Passports and visa applications at the ready? – The immigration implications of Brexit
Following the referendum last Thursday in which the people of the UK voted to leave the European Union, there has been increasing concern and speculation as to what this means for the future of UK immigration law, particularly for EU citizens who currently live, work and study in the UK. Although nothing will change immediately, UK businesses will want to be aware of the possible repercussions of the EU referendum with regard to members of their workforce who are EU nationals.
So what happens now? Well in the short-term, nothing. Once the UK makes a formal notification to leave the EU, a two year notice period will be triggered during which negotiations will take place with the aim of reaching an agreement on the UK’s continued relationship with the EU. However, David Cameron has hinted that this formal notice period will not be initiated until a new Prime Minister is appointed in October 2016.
Once the UK has entered into a formal agreement with the EU, there is likely to be significant changes for UK immigration going forward. Exactly what these changes will look like is not yet known, but it is expected that they will impact the freedom to work, study and live, both in the UK and Europe for EU citizens and UK citizens respectively.
For EU nationals who are currently in the UK, it is likely that the exit negotiations will lead to a transitional period where steps will be taken to formalise their respective immigration statuses within the UK. It could be that those who are in the UK to study will be permitted to finish their degree course, but for those who are working in the UK or who have permanent residence in the UK a decision will need to be taken as to whether they can continue to work/live in the UK on a permanent basis and if so, whether they need to undergo a formal application process to do so.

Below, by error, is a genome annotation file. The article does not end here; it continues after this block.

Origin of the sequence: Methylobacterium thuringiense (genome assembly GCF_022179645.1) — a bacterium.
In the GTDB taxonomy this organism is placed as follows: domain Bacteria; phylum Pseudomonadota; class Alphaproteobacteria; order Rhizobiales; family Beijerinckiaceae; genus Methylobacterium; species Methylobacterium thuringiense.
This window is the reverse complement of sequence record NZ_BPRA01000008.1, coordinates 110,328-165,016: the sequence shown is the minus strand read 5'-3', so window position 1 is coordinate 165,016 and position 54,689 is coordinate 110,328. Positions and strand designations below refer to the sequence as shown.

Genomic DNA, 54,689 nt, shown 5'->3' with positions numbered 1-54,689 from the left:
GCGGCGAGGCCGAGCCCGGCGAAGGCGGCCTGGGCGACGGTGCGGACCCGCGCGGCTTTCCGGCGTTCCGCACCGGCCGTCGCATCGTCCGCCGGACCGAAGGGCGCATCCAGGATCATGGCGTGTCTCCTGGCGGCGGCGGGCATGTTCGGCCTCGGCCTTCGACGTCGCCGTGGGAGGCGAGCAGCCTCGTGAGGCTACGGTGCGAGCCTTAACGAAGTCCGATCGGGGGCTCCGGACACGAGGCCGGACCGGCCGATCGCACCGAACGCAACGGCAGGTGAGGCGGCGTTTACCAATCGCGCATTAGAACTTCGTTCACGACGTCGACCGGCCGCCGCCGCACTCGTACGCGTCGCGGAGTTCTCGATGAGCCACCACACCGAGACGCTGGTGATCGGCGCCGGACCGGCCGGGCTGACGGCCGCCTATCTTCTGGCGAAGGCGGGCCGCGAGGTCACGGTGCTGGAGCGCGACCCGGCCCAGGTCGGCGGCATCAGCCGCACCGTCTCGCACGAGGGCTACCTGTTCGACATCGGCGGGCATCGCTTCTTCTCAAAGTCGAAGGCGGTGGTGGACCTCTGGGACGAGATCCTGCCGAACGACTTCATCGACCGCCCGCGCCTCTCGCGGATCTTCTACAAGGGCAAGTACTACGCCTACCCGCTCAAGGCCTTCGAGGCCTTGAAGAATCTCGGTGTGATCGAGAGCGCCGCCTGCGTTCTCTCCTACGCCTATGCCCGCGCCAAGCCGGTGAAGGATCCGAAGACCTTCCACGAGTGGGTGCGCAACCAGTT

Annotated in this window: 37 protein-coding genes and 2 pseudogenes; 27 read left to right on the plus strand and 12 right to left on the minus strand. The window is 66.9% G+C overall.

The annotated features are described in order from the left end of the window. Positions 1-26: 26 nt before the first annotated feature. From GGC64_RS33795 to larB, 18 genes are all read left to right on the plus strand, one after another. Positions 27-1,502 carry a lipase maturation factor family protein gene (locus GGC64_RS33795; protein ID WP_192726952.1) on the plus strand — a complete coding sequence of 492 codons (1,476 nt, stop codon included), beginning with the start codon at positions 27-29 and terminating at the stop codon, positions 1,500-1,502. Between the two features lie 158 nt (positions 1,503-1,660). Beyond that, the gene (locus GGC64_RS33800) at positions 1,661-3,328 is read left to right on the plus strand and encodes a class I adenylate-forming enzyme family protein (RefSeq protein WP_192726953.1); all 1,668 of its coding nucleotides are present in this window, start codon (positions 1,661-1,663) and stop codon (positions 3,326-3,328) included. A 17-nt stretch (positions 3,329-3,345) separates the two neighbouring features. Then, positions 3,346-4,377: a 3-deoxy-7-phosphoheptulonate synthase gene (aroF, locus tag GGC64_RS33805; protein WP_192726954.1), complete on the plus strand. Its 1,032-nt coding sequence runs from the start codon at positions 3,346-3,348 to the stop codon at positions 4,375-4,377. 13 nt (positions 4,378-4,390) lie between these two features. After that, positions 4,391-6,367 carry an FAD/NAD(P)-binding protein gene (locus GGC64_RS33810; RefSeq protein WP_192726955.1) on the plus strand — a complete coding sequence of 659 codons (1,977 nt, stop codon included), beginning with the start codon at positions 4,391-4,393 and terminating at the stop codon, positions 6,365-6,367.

If EU citizens want to come to the UK to work, study or live after the formal exit process has been completed, it may be that these individuals will need to apply for specific visas before doing so. Whether the UK visa system will remain in its current form and require EU citizens to comply with the points based system to work and study in the UK (in the same way non-EEA nationals currently do) remains to be seen. It could be that we see a change to current UK immigration processes and procedures to either impose less stringent obligations for EU citizens (compared to non-EEA nationals) or provide for specific exceptions for those EU nationals who possess a certain skill level, but given the approach the Leave Campaign has taken towards immigration, it is likely that EU citizens will face at least some form of restriction on their movement to the UK.
Changes are also expected for those UK nationals who currently live or work in another EU member state, but it will be up to the EU as part of its negotiations with the UK to determine what is to happen to these individuals once the UK’s exit has been finalised.
As it stands, the extent of the changes to UK immigration in respect of EU nationals and the form that these changes will take following the UK’s formal exit from the EU is largely uncertain. Hopefully once the formal negotiations with the EU begin, the approach the UK government intends to take towards EU citizens going forward will become clearer. Until then, EU citizens should continue to live, study and be employed without immigration restrictions as they have done up until now.
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